Wood, et al v. Stewart, et al

Filing 124

ORDER denying 116 Motion for Relief from Judgment Pursuant to Rule 60(b)(6) FURTHER ORDERED denying as moot 117 Motion for Stay of Execution. Signed by Judge Jennifer G Zipps on 7/20/14.(MAP)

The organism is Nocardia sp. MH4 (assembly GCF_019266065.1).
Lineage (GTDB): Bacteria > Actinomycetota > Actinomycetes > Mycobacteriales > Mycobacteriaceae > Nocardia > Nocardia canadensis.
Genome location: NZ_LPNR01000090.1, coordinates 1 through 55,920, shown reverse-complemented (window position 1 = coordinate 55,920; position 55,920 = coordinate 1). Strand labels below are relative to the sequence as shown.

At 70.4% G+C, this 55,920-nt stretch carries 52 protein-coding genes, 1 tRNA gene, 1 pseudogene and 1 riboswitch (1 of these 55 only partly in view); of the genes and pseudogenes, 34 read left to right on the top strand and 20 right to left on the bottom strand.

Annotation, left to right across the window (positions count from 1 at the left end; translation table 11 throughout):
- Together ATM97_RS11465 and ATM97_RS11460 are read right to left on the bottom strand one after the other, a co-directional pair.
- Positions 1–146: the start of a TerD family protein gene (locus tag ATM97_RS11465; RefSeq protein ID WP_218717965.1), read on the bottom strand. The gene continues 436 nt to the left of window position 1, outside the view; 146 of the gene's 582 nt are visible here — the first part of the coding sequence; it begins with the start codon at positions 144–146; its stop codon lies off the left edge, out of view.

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1 WO 2 3 4 5 6 7 IN THE UNITED STATES DISTRICT COURT 8 FOR THE DISTRICT OF ARIZONA 9 10 11 Joseph Rudolph Wood, III, Petitioner, 12 13 14 15 vs. No. CV-98-0053-TUC-JGZ Death Penalty Case ORDER Charles L. Ryan, et al., Respondents. 16 17 18 Petitioner Joseph Wood is an Arizona death row inmate. His execution is 19 scheduled for July 23, 2014. Before the Court are Petitioner’s Motion for Relief from 20 Judgment Pursuant to Rule 60(b)(6) and Motion for Stay of Execution, which were filed 21 22 23 24 25 July 17, 2014. (Docs. 116, 117.) Respondents filed a response in opposition, to which Petitioner filed a reply. (Docs. 122, 123.) Citing Martinez v. Ryan, 132 S. Ct. 1309 (2012), Petitioner asserts he is entitled to relief based on the ineffectiveness of his post-conviction counsel, which prevented 26 27 28 this Court from addressing the following allegations: that the trial court prevented Petitioner from obtaining neurological mitigating evidence; that trial counsel was 1 1 2 ineffective for failing to impeach a State’s witness; that appellate counsel had a conflict 3 of interest; and that trial counsel performed an inadequate mitigation investigation. (See 4 Doc. 116 at 2, 4–14.) For the reasons set forth below, Petitioner’s Rule 60(b) motion is 5 6 7 denied, as is his motion for a stay of execution. BACKGROUND 8 Petitioner shot and killed his estranged girlfriend, Debra Dietz, and her father, 9 Eugene Dietz, on August 7, 1989. Following a jury trial, Petitioner was convicted of 10 11 two counts of first degree murder and two counts of aggravated assault. He was 12 sentenced to death for each murder and for a term of imprisonment for each aggravated 13 assault. The Arizona Supreme Court affirmed the convictions and sentences on October 14 11, 1994. State v. Wood, 881 P.2d 1158 (1994). The United States Supreme Court 15 16 denied certiorari on June 19, 1995. Wood v. Arizona, 515 U.S. 1147 (1995). 17 Petitioner filed his first Rule 32 petition for post-conviction relief (“PCR”) on 18 February 11, 1992. The trial court stayed the petition pending the outcome of the direct 19 20 appeal to the Arizona Supreme Court. Following its receipt of the mandate, the trial 21 court appointed new counsel to represent Petitioner. He filed a new PCR petition on 22 March 1, 1996. The trial court denied the petition on June 6, 1997. The Arizona 23 Supreme Court denied a petition for review on November 14, 1997. 24 25 Petitioner filed a petition for writ of habeas corpus on February 3, 1998, and an 26 amended petition on November 30, 1998. (Docs. 1, 23.) On March 22, 2006, the Court 27 issued an order addressing the procedural status of Petitioner’s claims. (Doc. 63.) The 28 2 1 2 Court addressed the remaining claims on the merits and denied habeas relief in an order 3 and judgment dated October 25, 2007. (Docs. 79, 80.) Petitioner appealed to the Ninth 4 Circuit Court of Appeals. 5 6 In August 2012, Petitioner moved the Ninth Circuit to remand the case to this 7 Court. Motion for Remand, Wood v. Ryan, 693 F.3d 1104 (No. 74). He argued, pursuant 8 to Martinez, that PCR counsel’s ineffective performance constituted cause for the 9 default of his ineffective assistance of counsel claims. Id. The Court of Appeals denied 10 11 remand. Id. (No. 77.) 12 On September 10, 2012, the Ninth Circuit affirmed this Court’s denial of habeas 13 relief, Wood v. Ryan, 693 F.3d 1104 (9th Cir. 2012). The United States Supreme Court 14 denied certiorari on October 7, 2013. Wood v. Ryan, 134 S. Ct. 239 (2013). 15 16 Petitioner filed a second PCR petition on August 2, 2002. The trial court denied 17 the petition on November 7, 2002. The Supreme Court denied the petition for review on 18 May 26, 2004. 19 20 21 22 23 The State filed a Motion for Warrant of Execution on April 22, 2014. The warrant was granted on May 28, and execution was set for July 23, 2014. On April 30, 2014, the Court granted Petitioner’s motion to substitute the Federal Public Defender’s Office (“FPD”) as co-counsel. (Doc. 105.) 24 25 Petitioner filed a third PCR petition on May 6, 2014, raising two claims: (1) there 26 has been a significant change in the law of “causal connection,” as it relates to the 27 consideration of mitigating evidence at sentencing, and (2) appellate counsel provided 28 3 1 2 3 ineffective assistance as a result of an actual conflict of interest. The court denied the petition on July 9, 2014. 4 5 6 On July 14, 2014, Petitioner filed a petition for review in the Arizona Supreme Court. The court denied the petition on July 17, 2014. On July 17, 2014, Petitioner filed the instant motion for relief from judgment and 7 8 motion for a stay, and this Court set a briefing schedule. (Docs. 116, 117, 118.) 9 DISCUSSION 10 11 I. Martinez v. Ryan 12 In Martinez, the Court created a narrow exception to the well-established rule in 13 Coleman v. Thompson, 501 U.S. 722, 731 (1991), that ineffective assistance of counsel 14 during state post-conviction proceedings cannot serve as cause to excuse the procedural 15 16 default of an ineffective assistance of counsel claim. Under Martinez, a petitioner may 17 establish cause for the procedural default of a claim of ineffective assistance of trial 18 counsel by demonstrating two things: (1) “counsel in the initial-review collateral 19 20 proceeding, where the claim should have been raised, was ineffective under the 21 standards of Strickland v. Washington, 466 U.S. 668 (1984),” and (2) “the underlying 22 ineffective-assistance-of-trial-counsel claim is a substantial one, which is to say that the 23 prisoner must demonstrate that the claim has some merit.” Cook v. Ryan, 688 F.3d 598, 24 25 607 (9th Cir. 2012) (quoting Martinez, 132 S. Ct. at 1318). 26 27 28 4 1 The Ninth Circuit recently extended the holding in Martinez to apply to 2 3 procedurally defaulted claims of ineffective assistance of appellate counsel. Ha Van 4 Nguyen v. Curry, 736 F.3d 1287, 1294B95 (9th Cir. 2013). 5 6 II. Rule 60(b)(6) 7 Federal Rule of Civil Procedure 60(b) entitles the moving party to relief from 8 judgment on several grounds, including the catch-all category “any other reason 9 justifying relief from the operation of the judgment.” Fed. R. Civ. P. 60(b)(6). A motion 10 11 under subsection (b)(6) must be brought “within a reasonable time,” Fed. R. Civ. P. 12 60(c)(1), and requires a showing of “extraordinary circumstances.” Gonzalez v. Crosby, 13 545 U.S. 524, 535 (2005). “Such circumstances will rarely occur in the habeas context.” 14 Id. 15 16 A. Extraordinary circumstances 17 Petitioner contends that the Martinez decision constitutes an extraordinary 18 circumstance. When a petitioner seeks post-judgment relief based on an intervening 19 20 change in the law, the Ninth Circuit has directed district courts to balance numerous 21 factors on a case-by-case basis. Phelps v. Alameida, 569 F.3d 1120, 1133 (9th Cir. 22 2009); see also Lopez v. Ryan, 678 F.3d 1131, 1135–37 (9th Cir. 2012). These factors 23 include whether “the intervening change in the law . . . overruled an otherwise settled 24 25 legal precedent”; whether the petitioner was diligent in pursuing the issue; whether “the 26 final judgment being challenged has caused one or more of the parties to change his 27 position in reliance on that judgment”; whether there is “delay between the finality of 28 5 1 2 the judgment and the motion for Rule 60(b)(6) relief”; whether there is a “close 3 connection” between the original and intervening decisions at issue in the Rule 60(b) 4 motion; and whether relief from judgment would upset the “delicate principles of 5 6 comity governing the interaction between coordinate sovereign judicial systems.” 7 Phelps, 569 F.3d at 1135–40. Having carefully balanced these factors, the Court 8 concludes that they weigh against granting post-judgment relief. 9 B. Second or successive petitions 10 For habeas petitioners, Rule 60(b) may not be used to avoid the prohibition set 11 12 forth in 28 U.S.C. § 2244(b) against second or successive petitions.1 In Gonzalez, the 13 Court explained that a Rule 60(b) motion constitutes a second or successive habeas 14 petition when it advances a new ground for relief or “attacks the federal court’s previous 15 16 resolution of a claim on the merits.” 545 U.S. at 532. “On the merits” refers “to a 17 determination that there exist or do not exist grounds entitling a petitioner to habeas 18 corpus relief under 28 U.S.C. §§ 2254(a) and (d).” Id. at n.4. The Court further 19 20 21 explained that a Rule 60(b) motion does not constitute a second or successive petition when the petitioner “merely asserts that a previous ruling which precluded a merits 22 23 24 25 26 27 1 Section 2244(b)(3) requires prior authorization from the court of appeals before a district court may entertain a second or successive petition under § 2244(b)(2). Absent such authorization, a district court lacks jurisdiction to consider the merits of a second or successive petition. United States v. Washington, 653 F.3d 1057, 1065 (9th Cir. 2011); Cooper v. Calderon, 274 F.3d 1270, 1274 (9th Cir. 2001). 28 6 1 2 determination was in error—for example, a denial for such reasons as failure to exhaust, 3 procedural default, or statute-of-limitations bar.” Id. 4 III. 5 6 Petitioner’s Claims Petitioner seeks relief from this Court’s judgment finding three of his habeas 7 claims defaulted. (Doc. 116 at 17–18.) He also contends that he is entitled to relief from 8 the Court’s denial on the merits of his claim that trial counsel performed an inadequate 9 mitigation investigation. (Id.) The Court will briefly outline these claims. A more 10 11 complete discussion can be found in the Court’s order on the procedural status of 12 Petitioner’s claims and the Court’s order denying Petitioner’s amended petition for writ 13 of habeas corpus. (Docs. 63, 79.) 14 A. Failure to fund neurological testing 15 16 In Claim VI of his habeas petition, Petitioner argued that the trial court violated 17 his rights when it denied funding for neurometric brain mapping and thereby prevented 18 the presentation of mitigating evidence of organic brain dysfunction. (Doc. 24 at 81– 19 20 88.) This Court concluded that Petitioner failed to properly exhaust the claim in state 21 court and therefore the claim was procedurally barred. (Doc. 63 at 32.) The Ninth 22 Circuit agreed. Wood, 693 F.3d at 1121. 23 B. Failure to impeach Officer Anita Sueme 24 25 At trial the State argued that the sequence of bullets remaining in Petitioner’s 26 weapon indicated that the gun had been cocked and uncocked without firing. Officer 27 Sueme was one of officers at the crime scene. She testified that she recovered 28 7 1 2 Petitioner’s weapon but never opened the cylinder. In recounting her story to a crime 3 writer, however, Sueme purportedly stated that she had picked up the gun, opened the 4 cylinder, and removed some of the bullets. 5 6 In the pending 60(b) motion, Petitioner contends that counsel performed 7 ineffectively by failing to impeach Officer Sueme with her prior inconsistent statement 8 because rebutting evidence that Petitioner had cocked and uncocked the gun would have 9 undermined the “grave risk to another” aggravating factor found by the sentencing 10 11 court. (Doc. 116 at 10, 22–25.) In Claim X(C)(2) of his habeas petition, Petitioner raised 12 a different argument, alleging that counsel performed ineffectively by failing to impeach 13 Sueme because the testimony would have “wholly rebutted a key factual component of 14 the state’s premeditation argument.” (Doc. 24 at 131.) 15 16 This Court found habeas Claim X(C)(2) procedurally barred because it was not 17 presented to the state court. (Doc. 63 at 36.) The Ninth Circuit Court of Appeals agreed. 18 Wood, 693 F.3d at 1119. 19 20 C. Appellate counsel conflict of interest 21 Petitioner was represented on appeal by Barry Baker Sipe. Following his 22 appointment as appellate counsel, Baker Sipe sought leave to withdraw on the ground 23 that he was joining the Pima County Legal Defender’s Office, which had previously 24 25 represented the victim, Debra Dietz, in a separate matter. (See Doc. 63 at 39–40.) A 26 justice on the Arizona Supreme Court granted the motion and remanded to the trial 27 court to appoint new counsel. (Id. at 40.) Prior to the Arizona Supreme Court’s order, 28 8 1 2 however, the trial judge held a hearing at which it considered the conflict issue. (Id.) 3 The judge expressed his desire to keep Baker Sipe on the case and proposed to review in 4 camera the Legal Defender’s file concerning its representation of Debra Dietz. (Id.) The 5 6 judge also stated that he did not want to keep Baker Sipe on the case and “have it 7 reversed because of some conflict that I don’t see.” (Id.) Baker Sipe responded that he 8 had “done a lot” on the appeal, had “a good relationship with Mr. Wood” and 9 essentially acquiesced to the trial court’s proposal. (Id.) After the Arizona Supreme 10 11 Court’s order had issued, the trial judge appointed the Legal Defender’s Office to 12 represent Petitioner on direct appeal. (Id.) Petitioner did not renew his request for the 13 substitution of counsel on direct appeal, nor did he raise the issue in his PCR 14 proceedings. 15 In Claim XI(A) of his habeas petition, Petitioner alleged that Baker Sipe 16 17 performed ineffectively by failing to withdraw due to a conflict of interest. (Doc. 24 at 18 148–50.) He argued that the claim was properly exhausted when the Arizona Supreme 19 20 Court granted the motion to withdraw. This Court disagreed, holding that the Arizona 21 Supreme Court “had no cause to consider the claim presented in this action”—i.e., that 22 appellate counsel performed ineffectively due to the conflict of interest. (Doc. 63 at 40.) 23 The claim was therefore procedurally defaulted and barred. (Id. at 40–41.) The Ninth 24 25 Circuit affirmed. Wood, 693 F.3d at 1121. 26 /// 27 /// 28 9 1 D. 2 Inadequate mitigation investigation 3 In Claim X(C)(3) of his habeas petition, Petitioner alleged that counsel 4 performed ineffectively at sentencing by failing to obtain and present an in-depth 5 6 neurological evaluation of Petitioner and other mitigation evidence concerning his 7 family history of alcoholism and mental health issues. (Doc. 24 at 136–43.) The Court 8 found that the claim had been properly exhausted (Doc. 63 at 37) and proceeded to 9 consider it on the merits. The Court concluded that Petitioner was not entitled to relief 10 11 because he failed to show that he was prejudiced by counsel’s performance under 12 Strickland, 466 U.S. at 700, and the deferential standard of review required by the 13 AEDPA. (Doc. 79 at 62.) Specifically, the Court found that the new information offered 14 by Petitioner was inconclusive or cumulative of evidence counsel did present at 15 16 sentencing. The Court of Appeals affirmed. Wood, 693 F.3d at 1120. 17 This Court also denied Petitioner’s request for evidentiary development in the 18 form of resources to retain a neuropsychologist and a mitigation specialist. (Doc. 79 at 19 20 67–72.) The Court concluded that Petitioner’s ineffective assistance claim could be 21 resolved on the record and that even if the new facts alleged by Petitioner proved true, 22 he would not be entitled to habeas relief. (Id. at 72.) The Court of Appeals found that 23 the Court did not abuse its discretion by denying evidentiary development. Wood, 693 24 25 F.3d at 1122. 26 /// 27 /// 28 10 1 2 IV. ANALYSIS 3 A. 4 Petitioner contends, and the Court agrees, that pursuant to Rule 60(b)(6) he may 5 6 Defaulted Claims seek reconsideration of the claims this Court found procedurally barred. See Gonzalez, 7 545 U.S. at 532. These include the claims that the trial court failed to provide funding 8 (hereinafter Claim A); that trial counsel performed ineffectively in cross-examining 9 Officer Sueme (Claim B); and that appellate counsel labored under a conflict of interest 10 11 (Claim C). 12 As previously noted, a motion under subsection (b)(6) must be brought “within a 13 reasonable time,” Fed. R. Civ. P. 60(c)(1), and requires a showing of “extraordinary 14 circumstances.” Gonzalez, 545 U.S. at 532, 535. Petitioner does not satisfy these 15 16 criteria. 17 Petitioner filed his Rule 60(b)(6) motion more than six years after the Court’s 18 order denying habeas relief, more than two years after the decision in Martinez, seven 19 20 weeks after the warrant for his execution issued, and just three business days before his 21 scheduled execution. The Court is skeptical that this meets the benchmark of filing 22 “within a reasonable time.” See Kingdom v. Lamerque, 392 Fed.Appx. 520, 2010 WL 23 3096376, at *1 (9th Cir. 2010) (finding prisoner’s 60(b)(6) motion untimely when it was 24 25 filed two years after judgment); Ramsey v. Walker, 304 Fed.Appx. 827, 829, 2008 WL 26 5351670, at *2 (11th Cir. 2008) (“[D]istrict court did not abuse its discretion in denying 27 Ramsey's Rule 60(b) motion because it was not filed within a reasonable time of the 28 11 1 2 court's denial of his § 2254 petition. Notably, he filed the motion more than six years 3 after the denial of his § 2254 petition and two years after the cases on which he relied 4 were decided.”); Horton v. Sheets, No. 2:07-cv-525, 2012 WL 3777431, 2 (S. D. Ohio 5 6 August 3, 2012) (“A motion filed under Rule 60(b)(6) must be filed within a 7 “reasonable time.” Petitioner, however, waited more than two years after the Supreme 8 Court issued its decision in Holland to file his motion for reconsideration.”). Assuming, 9 however, that the motion is timely, it fails to satisfy the “extraordinary circumstances” 10 11 criterion. 12 1. 13 Petitioner also fails to show that the decision in Martinez constitutes an 14 Extraordinary circumstances are not present extraordinary circumstance entitling him to relief. In reaching this conclusion the Court 15 16 applies the Phelps factors as follows. 17 a. 18 The first factor considers the nature of the intervening change in the law. In 19 20 Change in law Lopez, another capital case from Arizona in which the petitioner sought relief under 21 Rule 60(b) based on Martinez, the court found that the Supreme Court’s creation of a 22 narrow exception to otherwise settled law in Coleman “weigh[ed] slightly in favor of 23 reopening” the petitioner’s habeas case. 678 F.3d at 1136. “Unlike the ‘hardly 24 25 extraordinary’ development of the Supreme Court resolving an existing circuit split, 26 Gonzalez, 545 U.S. at 536, the Supreme Court’s development in Martinez constitutes a 27 remarkable—if ‘limited,’ Martinez, 132 S. Ct. at 1319—development in the Court's 28 12 1 2 equitable jurisprudence.” Id. Thus, based on Lopez, this factor weighs slightly in 3 Petitioner’s favor. But see Nash v. Hepp, 740 F.3d 1075, 1078 (7th Cir. 2014) (finding 4 that the change in law represented by Martinez “is not an extraordinary circumstance 5 6 justifying relief under Rule 60(b)(6)”); Arthur v. Thomas, 739 F.3d 611, 633 (11th Cir. 7 2014) (“the change in decisional law created by the Martinez rule does not constitute an 8 ‘extraordinary circumstance.’ Thus, the district court did not abuse its discretion when it 9 denied Arthur's Rule 60(b)(6) motion.”); Adams v. Thaler, 679 F.3d 312, 219 (5th Cir. 10 11 12 13 14 2012) (finding Fifth Circuit precedents hold a change in decisional law after entry of judgment does not constitute exceptional circumstances under Rule 60(b)(6)). b. Diligence The second Phelps factor “considers the petitioner’s exercise of diligence in 15 16 17 18 19 20 pursuing the issue during the federal habeas proceedings.” Lopez, 678 F.3d at 1136. This factor weighs against Petitioner. Petitioner did not allege ineffectiveness of PCR counsel in his habeas proceedings before this Court (see Doc. 32 at 113–19, 144–45, 151–52), or on appeal 21 from this Court’s denial of relief, Appellant’s Opening Brief, Wood v. Ryan, 693 F.3d 22 1104 (No. 26-1). He did not raise the issue two years ago, when Martinez was decided. 23 His motion to remand, filed five months after Martinez, presented only a generalized 24 25 argument that Martinez was applicable to Petitioner’s ineffective assistance claims. It 26 was only in the pending Rule 60(b) motion that Petitioner offered any argument that 27 Martinez applied to excuse the procedural default of specific claims. In sum, this is not 28 13 1 2 a case, such as Phelps, where the petitioner “pressed all possible avenues of relief” on 3 the identical legal position ultimately adopted in a subsequent case as legally correct. 4 569 F.3d at 1137; see Lopez, 678 F.3d at 1136.2 5 Petitioner asserts that he was diligent because his motion was brought two 6 7 months after the FPD was appointed as co-counsel, and it was only after the 8 appointment that a proper mitigation investigation could be performed.3 The Court 9 rejects the notion that a challenge to its procedural rulings must await the results of a 10 11 12 more-thorough mitigation investigation performed by newly-appointed counsel. Moreover, Claims B and C bear no relationship to the results of that investigation. 13 c. 14 Finality The third factor asks whether granting relief under Rule 60(b) would “‘undo the 15 16 past, executed effects of the judgment,’ thereby disturbing the parties’ reliance interest 17 in the finality of the case.” Phelps, 569 F.3d at 1137 (quoting Ritter v. Smith, 811 F.2d 18 1398, 1402 (11th Cir. 1987)). In Lopez, the court found that the State’s and the victim’s 19 20 21 22 23 24 25 26 27 28 interest in finality, especially after a warrant of execution has been obtained and an 2 In Lopez, the court did not fault the petitioner for failing to raise the cause issue in his original federal habeas proceeding before the district court, noting that the issue was “squarely foreclosed by binding circuit and Supreme Court precedent.” 678 F.3d at 1136 n.1. The court nonetheless found a lack of diligence because the petitioner failed to raise the issue in his petition for certiorari from the denial of federal habeas relief, filed in August 2011, which was the “same time frame . . . other petitioners, like Martinez, were challenging Coleman.” Id. at 1136. 3 Petitioner was examined by a clinical psychologist and a neuropsychologist on June 17 and June 25 and 26, 2014. (Doc. 116 at 14.) Petitioner states that he will supplement his motion with the experts’ reports when they are available. (Id.) 14 1 2 execution date set, weighed against granting post-judgment relief. 678 F.3d at 1136; see 3 Jones v. Ryan, 733 F.3d 825, 840 (9th Cir. 2013) (“This factor weighs strongly against 4 Jones.”); see also Calderon v. Thompson, 523 U.S. 538, 556 (1998) (discussing finality 5 6 7 in a capital case). Accordingly, this factor weighs heavily against reopening Petitioner's habeas case. 8 d. 9 “The fourth factor concerns delay between the finality of the judgment and the Delay 10 11 motion for Rule 60(b)(6) relief.” Lopez, 678 F.3d at 1136. This factor examines whether 12 a petitioner seeking to have a new legal rule applied to an otherwise final case has 13 petitioned the court for reconsideration “with a degree of promptness that respects the 14 strong public interest in timeliness and finality.” Phelps, 569 F.3d at 1138 (internal 15 16 17 18 19 20 quotation omitted). In this context courts have measured finality from the denial of certiorari. This factor favors neither party. Petitioner filed his 60(b)(6) motion nine months after the United States Supreme Court denied certiorari. See Jones, 733 F.3d at 840 21 (finding two month gap not a long delay, so the factor “weighs slightly in Jones’s 22 favor”). The Court finds no support for Petitioner’s argument that delay in this context 23 is measured from the date of the substitution of co-counsel. 24 25 e. Close connection 26 The fifth factor “is designed to recognize that the law is regularly evolving.” 27 Phelps, 569 F.3d at 1139. The mere fact that tradition, legal rules, and principles 28 15 1 2 inevitably shift and evolve over time “cannot upset all final judgments that have 3 predated any specific change in the law.” Id. Accordingly, the nature of the change is 4 important and courts should examine whether there is a “close connection” between the 5 6 original and intervening decision at issue in a Rule 60(b)(6) motion. Id. 7 Martinez held that the ineffective assistance of PCR counsel could serve as cause 8 to excuse the procedural default of an ineffective assistance of counsel claim. Martinez 9 has no connection with Claim A, which does not allege ineffective assistance of 10 11 counsel. See, e.g., Hunton v. Sinclair, 732 F.3d 1124, 1126–27 (finding Martinez does 12 not excuse default of Brady claim). Martinez is, however, closely connected with Claim 13 B, which alleges ineffective assistance of trial counsel. The Court finds that Claim C, 14 which alleges a conflict of interest affecting appellate counsel’s performance, is also 15 16 connected Martinez. This factor weighs in favor of Petitioner. 17 f. 18 The last factor concerns the need for comity between independently sovereign 19 20 Comity state and federal judiciaries. Phelps, 569 F.3d at 1139. The Ninth Circuit has determined 21 that principles of comity are not upset when an erroneous legal judgment, if left 22 uncorrected, “would prevent the true merits of a petitioner’s constitutional claims from 23 ever being heard.” Id. at 1140. For example, in Phelps the district court dismissed the 24 25 26 petition as untimely, thus precluding any federal habeas review of the petitioner's claims. The court found that this favored the grant of post-judgment relief because 27 28 16 1 2 3 4 5 6 dismissal of a first habeas petition “denies the petitioner the protections of the Great Writ entirely.” Id. Here, the Court’s judgment did not preclude review of all of Petitioner's federal constitutional claims. A number of the claims, including trial counsel’s alleged 7 ineffectiveness at sentencing, were addressed on the merits in both the district and 8 appellate courts. The comity factor does not favor Petitioner. 9 g. Conclusion 10 11 The Court has evaluated each of the factors set forth in Phelps in light of the 12 particular facts of this case. The change in law and close connection factors weigh 13 slightly in Petitioner’s favor. They are far outweighed by the diligence, finality, and 14 comity factors. Accordingly, the Court concludes that with respect to Claim A, B, and 15 16 17 18 19 20 C, Petitioner’s motion to reopen judgment fails to demonstrate the extraordinary circumstances necessary to grant relief under Rule 60(b)(6). 2. Claims B and C are not substantial In addition to failing to meet the “extraordinary circumstances” requirement of 21 60(b)(6), Claims B and C fail under Martinez’s own terms, which require a petitioner to 22 “demonstrate that the underlying ineffective-assistance-of-trial-counsel claim is a 23 substantial one, which is to say that the prisoner must demonstrate that the claim has 24 25 some merit.” 132 S. Ct. at 1318. 26 As noted above, Claim B consists of a different argument than the claim raised in 27 the habeas petition. The presentation of a new, procedurally-defaulted claim does not 28 17 1 2 3 4 5 6 warrant reopening the habeas proceeding under Rule 60(b). See Jones, 733 F.3d at 836 (explaining that Rule 60(b) is not “a second chance to assert new claims”). The Court further finds that neither the original ineffective assistance claim nor the restyled Claim B is substantial as required under Martinez. First, there was abundant 7 evidence of premeditation. See Wood, 881 P.2d at 1169. Next, evidence inconsistent 8 with the theory that Petitioner cocked and uncocked the weapon would not have negated 9 other substantial evidence supporting the grave risk of death factor. In affirming this 10 11 factor, the Arizona Supreme Court also relied on the presence of others in the confined 12 garage where the murders happened, the fact that Petitioner pointed the gun at another 13 employee, and the fact that another employee fought with Petitioner for control of the 14 gun. Id. at 1174–75. Impeaching Officer Sueme with her prior statement would not have 15 16 17 18 19 20 affected this evidence, and would not have created a reasonable probability of a different result. In Claim C Petitioner alleges that appellate counsel Baker Sipe labored under a conflict of interest because his new employer had represented Ms. Dietz in another 21 matter. Analyzed as a claim of ineffective assistance of appellate counsel, this claim is 22 not substantial. 23 To establish a Sixth Amendment violation based on conflict of interest, the 24 25 defendant must show that an actual conflict of interest adversely affected his lawyer's 26 performance. Cuyler v. Sullivan, 446 U.S. 335, 338 (1980); Mannhal v. Reedt, 847 F.2d 27 576, 579 (9th Cir. 1988). Generally, it is more difficult to demonstrate an actual conflict 28 18 1 2 resulting from successive, rather than simultaneous, representation. Mannhalt, 847 F.2d 3 at 580. Conflicts of interest based on successive representation may arise if the current 4 and former cases are substantially related, if the attorney reveals privileged 5 6 communications of the former client, or if the attorney otherwise divides his loyalties. 7 Id. Ultimately, however, an actual conflict of interest is one “that affected counsel's 8 performance—as opposed to a mere theoretical division of loyalties.” Mickens v. 9 Taylor, 535 U.S. 162, 171 (2002). The simple “possibility of conflict is insufficient to 10 11 impugn a criminal conviction.” Cuyler, 446 U.S. at 350. 12 Petitioner’s principal defense at trial was that the State failed to prove 13 premeditation and that Petitioner acted impulsively when he committed the murders. 14 See Wood, 881 P.2d at 1167 (“Premeditation was the main trial issue. The defense was 15 16 lack of motive to kill either victim and the act’s alleged impulsiveness, which 17 supposedly precluded the premeditation required for first degree murder.”). Petitioner 18 asserts that appellate counsel abandoned that defense because it would have required 19 20 him to attack Ms. Dietz by advancing the theory that she and Petitioner were involved in 21 a “covert relationship.” (Doc. 116 at 11.) According to the Petition, Baker Sipe instead 22 pursued a weaker theory that Petitioner was insane at the time of the shootings. (Id.) 23 Petitioner’s argument does not convince the Court that appellate counsel’s 24 25 performance was affected by his office’s prior representation of Ms. Dietz. Whether or 26 not Baker Sipe “abandoned” the trial defense of impulsivity, the Arizona Supreme 27 Court considered the issue and noted that there was “a great deal of evidence that 28 19 1 2 3 unequivocally compels the conclusion that Defendant acted with premeditation.” Wood, 881 P.2d at 1169. The court detailed the evidence as follows: 4 Defendant disliked and had threatened Eugene. Three days before the killing, Defendant left threatening phone messages with Debra showing his intent to harm her. Defendant called the shop just before the killings and asked whether Debra and Eugene were there. Although Defendant regularly carried a gun, on the morning of the murders he also had a spare cartridge belt with him, contrary to his normal practice. Defendant calmly waited for Eugene to hang up the telephone before shooting him. There was no evidence that Eugene did or said anything to which Defendant might have impulsively responded. Finally, Defendant looked for Debra after shooting Eugene, found her in a separate area, and held her before shooting her, stating, “I told you I was going to do it, I have to kill you.” 5 6 7 8 9 10 11 12 13 14 Id. 15 16 An appellate argument that Ms. Dietz and Petitioner were in a “covert 17 relationship” would have had no bearing on the issue of premeditation. Petitioner has 18 posited only a “theoretical division of loyalties.” Mickens, 535 U.S. at 171. 19 20 21 22 23 B. Ineffective Assistance of Counsel Claim is a Second or Successive Petition In Claim D, Petitioner seeks relief under Rule 60(b)(6) from this Court’s denial of his claim that trial counsel performed ineffectively at sentencing by failing to 24 25 produce mitigating evidence of organic brain damage. Petitioner argues that he is not 26 attacking the substance of the Court’s merits ruling, see Gonzales, 545 U.S. at 532, but 27 rather challenging the integrity of the proceedings, in this case the Court’s denial of 28 20 1 2 3 4 5 6 Petitioner’s motion for evidentiary development. (Doc. 116 at 16–18.) Petitioner’s argument is unpersuasive. A Rule 60(b) motion constitutes a second or successive habeas petition when it “seeks vindication of” or “advances” one or more “claims.” Gonzalez, 545 U.S. at 531; 7 see Post v. Bradshaw, 422 F.3d 419, 424 (6th Cir. 2005). A “claim” is “an asserted 8 federal basis for relief from a state court’s judgment of conviction,” and “[a] motion can 9 . . . be said to bring a ‘claim’ if it attacks the federal court’s previous resolution of a 10 11 claim on the merits.” Gonzales, 545 U.S. at 532. “On the merits” refers “to a 12 determination that there exist or do not exist grounds entitling a petitioner to habeas 13 corpus relief under 28 U.S.C. §§ 2254(a) and (d).” Id. at n.4. A motion does not attack a 14 merits ruling when the motion “merely asserts that a previous ruling which precluded a 15 16 merits determination was in error.” Id. 17 With respect to Claim D, Petitioner’s Rule 60(b) motion seeks to advance a claim 18 that this Court previously considered and dismissed on the merits. See Post, 422 F.3d at 19 20 424. It is therefore a second or successive habeas petition. “It makes no difference that 21 the motion itself does not attack the district court’s substantive analysis of those claims 22 but, instead, purports to raise a defect in the integrity of the habeas proceedings.” Id. By 23 challenging this Court’s denial of resources, Petitioner seeks to vindicate his habeas 24 25 claim that counsel performed ineffectively at sentencing. Id. (explaining that in 26 characterizing 60(b) motion as second or successive petition “all that matters is that 27 [petitioner] is “seek[ing] vindication of” or “advanc[ing]” a claim by taking steps that 28 21 1 2 3 4 5 6 lead inexorably to a merits-based attack on the prior dismissal of his habeas petition”) (quoting Gonzalez, 545 U.S. at 531–32). Gonzalez makes explicit that a Rule 60(b) motion is in effect a successor petition if it “seek[s] leave to present ‘newly discovered evidence’ in support of a claim 7 previously denied.” 545 U.S. at 531. Thus, Petitioner’s contention that newly- 8 discovered evidence of his neuropsychological status will bolster Claim D confirms that 9 the claim is in substance a second or successive petition asserting a merits-based 10 11 12 13 challenge to the Court’s previous ruling. Claim D will be denied as an unauthorized second or successive petition. 28 U.S.C. § 2244(b)(3). 14 CONCLUSION 15 16 17 18 19 20 21 22 For the reasons set forth above, IT IS HEREBY ORDERED that Petitioner’s Motion for Relief from Judgment Pursuant to Rule 60(b)(6) is DENIED. (Doc. 116.) IT IS FURTHER ORDERED that Petitioner’s Motion for Stay of Execution is DENIED as MOOT. (Doc. 117.) Dated this 20th day of July, 2014. 23 24 25 26 27 28 22